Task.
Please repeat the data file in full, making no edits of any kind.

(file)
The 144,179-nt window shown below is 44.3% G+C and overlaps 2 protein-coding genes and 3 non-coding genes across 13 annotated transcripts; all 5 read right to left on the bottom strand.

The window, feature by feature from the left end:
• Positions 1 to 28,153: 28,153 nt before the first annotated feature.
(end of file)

The 144,179-nt window shown below is 44.3% G+C and overlaps 2 protein-coding genes and 3 non-coding genes across 13 annotated transcripts; all 5 read right to left on the bottom strand.

The window, feature by feature from the left end:
• Positions 1 to 28,153: 28,153 nt before the first annotated feature.